The state Department of Labor has announced New York’s next steps in moving toward a $15 minimum hourly wage.
Commissioner Roberta Reardon issued an Order calling for the minimum wage rate in counties outside of New York City, Long Island and Westchester to rise by $1 per hour, from $13.20 to $14.20.
Her office said an economic analysis was conducted by the state Division of Budget, which found evidence of pressure for wages to rise in the midst of pandemic-driven labor shortages.
Currently, the minimum wage rate in New York City, Long Island, and Westchester County is $15 per hour, having reached that level following phased-in annual increases pursuant to statute.
“By raising the minimum wage incrementally, New York State is helping businesses adjust to the new rate, while giving low-wage workers the ability to better participate in our economy,” said Reardon in a news release. “Continuing with the multi-year plan to raise the minimum wage is in line with market standards and ensures that no worker is left behind.”
An average of 200,000 New Yorkers in these upstate counties will benefit from this wage increase, 44% of which are full time workers and of those, nearly 25% are supporting children below age 18. In addition, this increase will help to close the gender pay gap, providing an estimated 110,000 women with greater financial stability.
New York’s minimum wage statute requires that DOB review the state’s economy annually to determine whether wage increases should move forward as scheduled. For the minimum wage that will be applicable in 2023, the statute also requires that DOB, in coordination with NYSDOL, evaluate various economic factors, such as consumer prices, and determine the rate of minimum wage increases outside of New York City, Long Island, and Westchester.
In its analysis, DOB considered various measures of inflation; statewide average wages; labor productivity; the pace of the state’s labor market recovery; labor demand and supply; regional unemployment rates and other trends in the low-wage employment sector; the impact of COVID-19 on the minimum wage workforce; and other factors.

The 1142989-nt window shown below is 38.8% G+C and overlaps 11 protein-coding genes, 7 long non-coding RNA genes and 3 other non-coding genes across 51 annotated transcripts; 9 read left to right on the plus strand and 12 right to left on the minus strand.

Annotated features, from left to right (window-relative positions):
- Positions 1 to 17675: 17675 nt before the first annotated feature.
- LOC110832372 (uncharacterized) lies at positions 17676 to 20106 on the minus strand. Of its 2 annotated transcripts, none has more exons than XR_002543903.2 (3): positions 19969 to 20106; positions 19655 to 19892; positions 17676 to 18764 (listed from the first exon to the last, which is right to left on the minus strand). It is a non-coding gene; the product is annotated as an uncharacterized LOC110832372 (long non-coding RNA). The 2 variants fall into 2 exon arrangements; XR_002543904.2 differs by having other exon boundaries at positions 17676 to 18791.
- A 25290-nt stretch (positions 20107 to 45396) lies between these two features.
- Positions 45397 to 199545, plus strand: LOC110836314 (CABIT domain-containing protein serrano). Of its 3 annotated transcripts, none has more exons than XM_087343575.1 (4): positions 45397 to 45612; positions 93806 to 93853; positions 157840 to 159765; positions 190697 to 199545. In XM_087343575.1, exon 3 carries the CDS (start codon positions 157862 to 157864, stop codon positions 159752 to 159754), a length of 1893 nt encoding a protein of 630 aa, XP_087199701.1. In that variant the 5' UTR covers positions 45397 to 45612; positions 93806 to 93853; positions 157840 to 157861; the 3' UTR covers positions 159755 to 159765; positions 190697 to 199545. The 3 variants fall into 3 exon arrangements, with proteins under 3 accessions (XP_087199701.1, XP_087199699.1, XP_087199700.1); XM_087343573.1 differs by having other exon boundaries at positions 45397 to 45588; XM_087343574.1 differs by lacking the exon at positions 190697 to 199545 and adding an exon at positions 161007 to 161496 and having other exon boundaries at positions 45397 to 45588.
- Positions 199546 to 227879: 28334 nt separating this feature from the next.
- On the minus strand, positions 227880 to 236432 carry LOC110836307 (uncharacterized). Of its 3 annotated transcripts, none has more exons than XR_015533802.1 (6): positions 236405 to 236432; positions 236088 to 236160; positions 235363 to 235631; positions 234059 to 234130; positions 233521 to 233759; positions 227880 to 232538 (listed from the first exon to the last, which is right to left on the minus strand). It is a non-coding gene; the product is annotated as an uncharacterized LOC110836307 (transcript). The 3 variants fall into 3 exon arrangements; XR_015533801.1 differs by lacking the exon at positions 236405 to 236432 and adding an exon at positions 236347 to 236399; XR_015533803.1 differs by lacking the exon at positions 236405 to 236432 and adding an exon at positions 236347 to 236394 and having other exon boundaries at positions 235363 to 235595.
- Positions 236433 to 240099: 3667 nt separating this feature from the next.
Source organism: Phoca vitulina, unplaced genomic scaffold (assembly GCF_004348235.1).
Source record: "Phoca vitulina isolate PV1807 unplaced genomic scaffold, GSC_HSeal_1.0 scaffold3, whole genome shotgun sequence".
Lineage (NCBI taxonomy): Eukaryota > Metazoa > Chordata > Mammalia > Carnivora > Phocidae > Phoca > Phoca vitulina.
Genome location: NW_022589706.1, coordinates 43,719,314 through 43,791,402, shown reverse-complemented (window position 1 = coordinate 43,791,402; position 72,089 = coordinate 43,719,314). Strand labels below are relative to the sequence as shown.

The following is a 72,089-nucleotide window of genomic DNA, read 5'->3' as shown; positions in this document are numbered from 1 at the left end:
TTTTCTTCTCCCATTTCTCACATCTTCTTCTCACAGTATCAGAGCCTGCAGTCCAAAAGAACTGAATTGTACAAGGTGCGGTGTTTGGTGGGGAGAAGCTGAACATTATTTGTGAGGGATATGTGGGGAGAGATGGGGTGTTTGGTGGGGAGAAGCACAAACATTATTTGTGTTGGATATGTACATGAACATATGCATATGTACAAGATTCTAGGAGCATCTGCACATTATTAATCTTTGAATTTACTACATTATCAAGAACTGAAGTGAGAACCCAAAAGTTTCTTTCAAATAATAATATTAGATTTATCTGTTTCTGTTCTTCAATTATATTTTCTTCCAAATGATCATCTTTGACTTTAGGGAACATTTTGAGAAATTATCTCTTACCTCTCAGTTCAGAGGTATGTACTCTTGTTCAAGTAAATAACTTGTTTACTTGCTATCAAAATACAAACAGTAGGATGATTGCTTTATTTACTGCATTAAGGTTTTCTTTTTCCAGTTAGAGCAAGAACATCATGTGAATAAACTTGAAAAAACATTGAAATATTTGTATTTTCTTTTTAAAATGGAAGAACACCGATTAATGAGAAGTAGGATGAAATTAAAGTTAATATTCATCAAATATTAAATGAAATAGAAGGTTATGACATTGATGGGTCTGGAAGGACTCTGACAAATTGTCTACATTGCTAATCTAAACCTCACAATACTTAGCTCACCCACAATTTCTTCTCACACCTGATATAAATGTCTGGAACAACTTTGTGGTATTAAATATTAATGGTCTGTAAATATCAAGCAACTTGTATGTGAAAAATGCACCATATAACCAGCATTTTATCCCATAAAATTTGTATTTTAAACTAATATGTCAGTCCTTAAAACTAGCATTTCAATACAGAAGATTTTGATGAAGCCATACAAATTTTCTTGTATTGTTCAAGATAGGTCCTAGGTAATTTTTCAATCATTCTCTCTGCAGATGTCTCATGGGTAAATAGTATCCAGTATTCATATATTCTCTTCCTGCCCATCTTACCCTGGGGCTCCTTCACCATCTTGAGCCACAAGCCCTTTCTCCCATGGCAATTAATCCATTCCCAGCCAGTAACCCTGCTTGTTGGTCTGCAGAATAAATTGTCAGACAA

Key findings from DOB’s minimum wage report included:
- Regional unemployment rates outside of New York City are at historic lows. The 3.1 percent rate for this area for the four months from April through July 2022 is the lowest in the history of the data going back to 1976 and is lower than the national 3.5 percent rate for the same month. These data confirm the unprecedented tightness of the State labor market outside of New York City.
- Low-wage industries are overrepresented among the State’s remaining job losses due to the early impact of the pandemic. Although the minimum wage workers’ share is likely to rise as the low-wage sector recovery proceeds, the size of the minimum wage workforce is likely to continue to be constrained by a rise in entry-level wages as firms compete for workers.
- New York is experiencing a job gap of 351,000 relative to its pre-pandemic peak. Anecdotal evidence combined with alternative data sources argue that labor shortages could account for much of New York’s remaining job gap, particularly Upstate.
- Like the rest of the nation, the New York labor market is expected to continue to slow in the coming months. Because of the importance of financial markets to the State economy, the Federal Reserve’s apparent shift to aggressively battling inflation will have a disproportional impact in New York. As a result, State employment growth is projected to slow from 4.3 percent in 2022 to 0.8 percent in 2023. State employment is not expected to reach its pre-pandemic level until 2026.